State Library of North Carolina and the Broadband Infrastructure Office Announce Robeson County as Partner in New Wi-Fi Pilot Program
Raleigh, N.C. – The State Library of North Carolina and the Broadband Infrastructure Office of the North Carolina Department of Information Technology (NC DIT) are pleased to announce the official launch of a new partner program with the Robeson County Public Library and the Public Schools of Robeson County.
The pilot program is funded by a $250,000 two-year grant from the Institute of Museum and Library Services, which is designed to equip local libraries to lead their communities in closing the homework gap. The homework gap occurs when students are assigned homework requiring access to the internet but do not have internet access at home. The program kicked off Tuesday, Feb. 12, at Fairgrove Middle School in Fairmont, NC.
The grant will allow the Robeson County Public Library to deliver digital literacy training to program participants, hire a Digital Inclusion Librarian to implement the project, and purchase Wi-Fi hotspot devices for up to 35 K-12 households per partner county. The Wi-Fi hotspots will provide the at-home internet access students need to complete homework assignments.
Susi Hamilton, Secretary of the N.C. Department of Natural and Cultural Resources, which oversees the State Library, says, “Public libraries play an important role in bridging the digital divide and in supporting after-school and out-of-school learning. This project will develop and model practices that can strengthen public library and school library partnerships to help all students realize their potential, and these best practices will be shared to enhance library services to students facing the homework gap across the state and beyond.”
Robeson County was selected as the first partner community where programming began on Feb. 12, 2019. Three additional partner communities will join the program in Fall 2019.
Eric Boyette, Secretary of NC DIT and State Chief Information Officer said, “We’re thrilled to launch this project to start eliminating the homework gap in partnership with the State Library and Robeson County, one of the Governor’s designated Hometown Strong counties. Having recently visited and distributed computers to schoolkids in Robeson County, I was struck by the tenacity and resilience of the community and its students. A program like this, that can help prepare a 21st-century workforce, and provide much-needed internet access, is one we are thrilled to launch, perfect, and eventually scale to other rural communities throughout North Carolina.”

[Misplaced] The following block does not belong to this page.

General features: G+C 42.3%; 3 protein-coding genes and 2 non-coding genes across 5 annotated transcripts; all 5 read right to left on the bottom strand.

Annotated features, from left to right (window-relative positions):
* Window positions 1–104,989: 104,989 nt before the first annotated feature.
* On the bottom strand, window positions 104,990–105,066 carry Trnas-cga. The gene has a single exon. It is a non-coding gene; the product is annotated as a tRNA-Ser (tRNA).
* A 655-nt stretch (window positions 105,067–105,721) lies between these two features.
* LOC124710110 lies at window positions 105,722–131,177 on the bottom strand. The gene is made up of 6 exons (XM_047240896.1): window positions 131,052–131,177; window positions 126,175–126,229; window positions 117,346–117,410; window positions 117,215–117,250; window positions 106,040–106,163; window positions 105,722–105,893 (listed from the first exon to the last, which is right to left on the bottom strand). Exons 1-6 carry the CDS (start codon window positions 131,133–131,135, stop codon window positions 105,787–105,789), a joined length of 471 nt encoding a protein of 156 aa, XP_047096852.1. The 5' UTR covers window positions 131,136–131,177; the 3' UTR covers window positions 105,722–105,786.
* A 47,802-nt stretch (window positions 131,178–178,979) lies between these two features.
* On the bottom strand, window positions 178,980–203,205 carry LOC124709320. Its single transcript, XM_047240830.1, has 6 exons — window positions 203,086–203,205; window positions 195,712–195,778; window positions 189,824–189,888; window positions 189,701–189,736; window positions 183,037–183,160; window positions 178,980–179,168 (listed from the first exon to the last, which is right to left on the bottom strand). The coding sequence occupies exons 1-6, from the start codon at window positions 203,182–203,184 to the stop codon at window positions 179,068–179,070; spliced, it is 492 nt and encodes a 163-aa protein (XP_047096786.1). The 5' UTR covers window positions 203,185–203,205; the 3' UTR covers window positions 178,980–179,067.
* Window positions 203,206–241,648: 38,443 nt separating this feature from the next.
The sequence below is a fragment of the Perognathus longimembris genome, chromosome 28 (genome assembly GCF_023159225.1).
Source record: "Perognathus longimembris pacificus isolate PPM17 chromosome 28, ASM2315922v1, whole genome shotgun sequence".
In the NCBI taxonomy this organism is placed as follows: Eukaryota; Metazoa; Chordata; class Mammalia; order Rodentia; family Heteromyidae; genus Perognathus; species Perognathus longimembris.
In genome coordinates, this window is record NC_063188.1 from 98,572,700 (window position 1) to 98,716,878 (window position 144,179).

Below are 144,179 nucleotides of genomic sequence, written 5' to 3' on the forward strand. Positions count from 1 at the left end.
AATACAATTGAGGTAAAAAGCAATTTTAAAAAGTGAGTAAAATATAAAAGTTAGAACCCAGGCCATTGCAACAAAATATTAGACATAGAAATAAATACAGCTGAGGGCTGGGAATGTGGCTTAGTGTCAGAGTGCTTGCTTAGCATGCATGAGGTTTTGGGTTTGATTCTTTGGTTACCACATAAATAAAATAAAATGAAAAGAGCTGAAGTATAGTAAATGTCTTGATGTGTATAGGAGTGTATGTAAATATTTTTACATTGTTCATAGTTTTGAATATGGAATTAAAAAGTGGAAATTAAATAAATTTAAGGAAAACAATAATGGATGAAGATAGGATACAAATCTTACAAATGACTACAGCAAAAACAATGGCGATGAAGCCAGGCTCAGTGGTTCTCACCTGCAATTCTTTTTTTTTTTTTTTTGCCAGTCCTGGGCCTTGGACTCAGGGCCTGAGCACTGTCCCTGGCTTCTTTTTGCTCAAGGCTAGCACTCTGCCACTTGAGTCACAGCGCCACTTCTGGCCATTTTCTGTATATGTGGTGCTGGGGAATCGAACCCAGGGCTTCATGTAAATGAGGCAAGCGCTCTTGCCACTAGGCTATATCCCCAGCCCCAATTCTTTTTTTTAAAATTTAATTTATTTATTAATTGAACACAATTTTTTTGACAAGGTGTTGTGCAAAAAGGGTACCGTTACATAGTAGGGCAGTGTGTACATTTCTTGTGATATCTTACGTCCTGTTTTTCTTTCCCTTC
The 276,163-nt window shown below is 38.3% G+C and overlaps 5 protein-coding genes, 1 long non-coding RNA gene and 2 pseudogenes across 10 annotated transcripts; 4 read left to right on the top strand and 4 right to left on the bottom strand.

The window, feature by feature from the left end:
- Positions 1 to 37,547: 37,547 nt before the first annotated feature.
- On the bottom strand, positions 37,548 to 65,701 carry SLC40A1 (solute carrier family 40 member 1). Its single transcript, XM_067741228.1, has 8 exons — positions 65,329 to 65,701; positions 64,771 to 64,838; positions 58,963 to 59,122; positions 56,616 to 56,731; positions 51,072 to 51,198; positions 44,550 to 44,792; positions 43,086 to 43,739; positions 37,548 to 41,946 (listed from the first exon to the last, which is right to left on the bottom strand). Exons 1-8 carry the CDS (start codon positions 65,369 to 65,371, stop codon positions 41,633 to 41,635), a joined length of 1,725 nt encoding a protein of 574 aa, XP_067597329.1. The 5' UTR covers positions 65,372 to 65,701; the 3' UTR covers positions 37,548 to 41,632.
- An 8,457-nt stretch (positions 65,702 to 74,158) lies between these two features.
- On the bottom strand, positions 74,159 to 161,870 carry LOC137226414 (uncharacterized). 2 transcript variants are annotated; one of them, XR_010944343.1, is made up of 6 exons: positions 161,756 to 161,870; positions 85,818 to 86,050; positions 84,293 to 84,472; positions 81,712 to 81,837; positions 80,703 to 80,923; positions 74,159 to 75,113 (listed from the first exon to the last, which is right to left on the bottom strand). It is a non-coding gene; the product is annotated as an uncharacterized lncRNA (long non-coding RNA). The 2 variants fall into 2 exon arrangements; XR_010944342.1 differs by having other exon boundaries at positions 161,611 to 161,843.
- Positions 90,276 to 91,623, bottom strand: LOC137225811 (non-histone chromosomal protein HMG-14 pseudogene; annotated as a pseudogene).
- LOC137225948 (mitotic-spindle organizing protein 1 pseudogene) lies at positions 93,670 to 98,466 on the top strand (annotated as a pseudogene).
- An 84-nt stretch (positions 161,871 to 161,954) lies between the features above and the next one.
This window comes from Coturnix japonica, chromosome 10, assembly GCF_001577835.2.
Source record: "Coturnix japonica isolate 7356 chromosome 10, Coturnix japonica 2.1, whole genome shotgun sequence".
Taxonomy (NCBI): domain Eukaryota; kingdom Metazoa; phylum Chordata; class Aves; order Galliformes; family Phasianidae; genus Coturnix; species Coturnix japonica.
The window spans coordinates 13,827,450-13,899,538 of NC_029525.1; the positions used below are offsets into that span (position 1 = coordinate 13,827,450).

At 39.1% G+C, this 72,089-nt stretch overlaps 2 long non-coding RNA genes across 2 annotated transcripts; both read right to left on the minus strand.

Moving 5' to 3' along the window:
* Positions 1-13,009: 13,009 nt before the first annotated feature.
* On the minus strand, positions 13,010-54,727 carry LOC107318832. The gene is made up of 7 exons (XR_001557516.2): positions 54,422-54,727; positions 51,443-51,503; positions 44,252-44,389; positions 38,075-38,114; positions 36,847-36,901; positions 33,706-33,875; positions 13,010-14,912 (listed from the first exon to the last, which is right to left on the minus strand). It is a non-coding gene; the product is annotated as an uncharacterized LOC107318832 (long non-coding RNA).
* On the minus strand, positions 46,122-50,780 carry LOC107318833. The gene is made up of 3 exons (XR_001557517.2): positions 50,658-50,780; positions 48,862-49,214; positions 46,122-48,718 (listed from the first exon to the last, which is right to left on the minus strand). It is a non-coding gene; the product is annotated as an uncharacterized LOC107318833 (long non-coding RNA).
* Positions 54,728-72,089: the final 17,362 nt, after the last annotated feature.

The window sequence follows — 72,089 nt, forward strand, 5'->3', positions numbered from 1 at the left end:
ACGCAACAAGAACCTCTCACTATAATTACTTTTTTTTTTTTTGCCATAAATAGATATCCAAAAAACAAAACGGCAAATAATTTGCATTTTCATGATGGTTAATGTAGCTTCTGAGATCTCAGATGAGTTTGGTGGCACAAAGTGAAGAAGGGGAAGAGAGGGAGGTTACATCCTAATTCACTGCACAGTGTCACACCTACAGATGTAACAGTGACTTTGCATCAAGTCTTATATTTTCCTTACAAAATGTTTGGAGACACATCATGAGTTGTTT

Hawhana Locklear, Principal of Fairgrove Middle School says the school “is elated to be chosen to participate in the Homework Gap Grant. This fantastic opportunity is going to provide much-needed access to digital resources and support that our students would otherwise not be afforded at home. Many providers do not service this area, so our students are very fortunate to now have access. We are hopeful that this opportunity to both our students and their parents will increase their digital literacy through access to online resources and materials.”
Katie Fountain, Director of the Robeson County Public Library says the Library system is “grateful and excited to have the opportunity to participate in the Homework Gap Pilot. I am looking forward to strengthening our partnership with the Public Schools of Robeson County, in hopes of expanding future collaborations that will benefit students and families. Many public libraries across the country are implementing hotspot lending. Participating in this pilot will give our public library administration a chance to experience lending this much-needed technology and evaluate ways to expand our offerings outside of the pilot. I feel honored that Robeson County was selected as the pilot location and hope that this project will make the case for more libraries and school systems to work together to close the homework gap faced by so many students, especially in rural North Carolina.”
The two-year pilot program will culminate in the fall of 2020 with the publication of a toolkit, which libraries across the country can use to learn best practices for implementing similar programs in their community.